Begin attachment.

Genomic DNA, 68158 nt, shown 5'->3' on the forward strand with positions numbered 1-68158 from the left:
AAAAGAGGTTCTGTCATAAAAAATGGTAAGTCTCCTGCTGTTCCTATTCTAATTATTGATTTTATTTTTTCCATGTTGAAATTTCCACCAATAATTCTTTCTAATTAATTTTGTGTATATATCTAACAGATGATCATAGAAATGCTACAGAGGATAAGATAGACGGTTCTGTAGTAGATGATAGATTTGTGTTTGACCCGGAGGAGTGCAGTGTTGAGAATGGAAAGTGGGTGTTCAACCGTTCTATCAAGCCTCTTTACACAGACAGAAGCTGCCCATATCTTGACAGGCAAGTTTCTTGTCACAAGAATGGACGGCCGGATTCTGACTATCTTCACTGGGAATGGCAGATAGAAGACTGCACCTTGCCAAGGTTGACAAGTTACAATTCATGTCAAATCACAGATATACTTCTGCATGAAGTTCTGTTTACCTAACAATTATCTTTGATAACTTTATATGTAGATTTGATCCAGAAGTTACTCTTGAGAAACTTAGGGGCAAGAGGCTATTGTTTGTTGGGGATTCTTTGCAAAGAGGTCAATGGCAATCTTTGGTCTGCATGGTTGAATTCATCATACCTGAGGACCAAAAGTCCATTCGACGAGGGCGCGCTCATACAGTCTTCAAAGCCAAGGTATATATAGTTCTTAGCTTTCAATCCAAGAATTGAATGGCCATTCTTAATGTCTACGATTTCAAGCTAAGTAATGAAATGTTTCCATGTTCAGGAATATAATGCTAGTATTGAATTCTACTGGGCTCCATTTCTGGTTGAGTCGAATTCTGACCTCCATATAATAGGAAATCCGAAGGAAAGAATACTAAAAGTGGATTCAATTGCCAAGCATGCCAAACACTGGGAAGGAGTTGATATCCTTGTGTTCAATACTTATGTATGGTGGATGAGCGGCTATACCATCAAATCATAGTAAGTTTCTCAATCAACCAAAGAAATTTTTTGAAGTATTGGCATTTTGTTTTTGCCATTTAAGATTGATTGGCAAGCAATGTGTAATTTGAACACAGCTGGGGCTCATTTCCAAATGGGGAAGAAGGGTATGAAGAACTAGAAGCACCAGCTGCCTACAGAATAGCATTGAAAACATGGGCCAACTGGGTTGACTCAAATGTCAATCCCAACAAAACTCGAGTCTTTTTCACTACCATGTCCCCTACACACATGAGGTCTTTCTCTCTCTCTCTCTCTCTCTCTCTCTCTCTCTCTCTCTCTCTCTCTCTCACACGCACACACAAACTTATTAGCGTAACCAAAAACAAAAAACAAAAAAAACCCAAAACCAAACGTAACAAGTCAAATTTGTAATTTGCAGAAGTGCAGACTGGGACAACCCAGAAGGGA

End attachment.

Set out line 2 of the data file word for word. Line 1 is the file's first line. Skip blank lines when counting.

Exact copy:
AAAAGAGGTTCTGTCATAAAAAATGGTAAGTCTCCTGCTGTTCCTATTCTAATTATTGATTTTATTTTTTCCATGTTGAAATTTCCACCAATAATTCTTTCTAATTAATTTTGTGTATATATCTAACAGATGATCATAGAAATGCTACAGAGGATAAGATAGACGGTTCTGTAGTAGATGATAGATTTGTGTTTGACCCGGAGGAGTGCAGTGTTGAGAATGGAAAGTGGGTGTTCAACCGTTCTATCAAGCCTCTTTACACAGACAGAAGCTGCCCATATCTTGACAGGCAAGTTTCTTGTCACAAGAATGGACGGCCGGATTCTGACTATCTTCACTGGGAATGGCAGATAGAAGACTGCACCTTGCCAAGGTTGACAAGTTACAATTCATGTCAAATCACAGATATACTTCTGCATGAAGTTCTGTTTACCTAACAATTATCTTTGATAACTTTATATGTAGATTTGATCCAGAAGTTACTCTTGAGAAACTTAGGGGCAAGAGGCTATTGTTTGTTGGGGATTCTTTGCAAAGAGGTCAATGGCAATCTTTGGTCTGCATGGTTGAATTCATCATACCTGAGGACCAAAAGTCCATTCGACGAGGGCGCGCTCATACAGTCTTCAAAGCCAAGGTATATATAGTTCTTAGCTTTCAATCCAAGAATTGAATGGCCATTCTTAATGTCTACGATTTCAAGCTAAGTAATGAAATGTTTCCATGTTCAGGAATATAATGCTAGTATTGAATTCTACTGGGCTCCATTTCTGGTTGAGTCGAATTCTGACCTCCATATAATAGGAAATCCGAAGGAAAGAATACTAAAAGTGGATTCAATTGCCAAGCATGCCAAACACTGGGAAGGAGTTGATATCCTTGTGTTCAATACTTATGTATGGTGGATGAGCGGCTATACCATCAAATCATAGTAAGTTTCTCAATCAACCAAAGAAATTTTTTGAAGTATTGGCATTTTGTTTTTGCCATTTAAGATTGATTGGCAAGCAATGTGTAATTTGAACACAGCTGGGGCTCATTTCCAAATGGGGAAGAAGGGTATGAAGAACTAGAAGCACCAGCTGCCTACAGAATAGCATTGAAAACATGGGCCAACTGGGTTGACTCAAATGTCAATCCCAACAAAACTCGAGTCTTTTTCACTACCATGTCCCCTACACACATGAGGTCTTTCTCTCTCTCTCTCTCTCTCTCTCTCTCTCTCTCTCTCTCTCTCTCTCTCACACGCACACACAAACTTATTAGCGTAACCAAAAACAAAAAACAAAAAAAACCCAAAACCAAACGTAACAAGTCAAATTTGTAATTTGCAGAAGTGCAGACTGGGACAACCCAGAAGGGA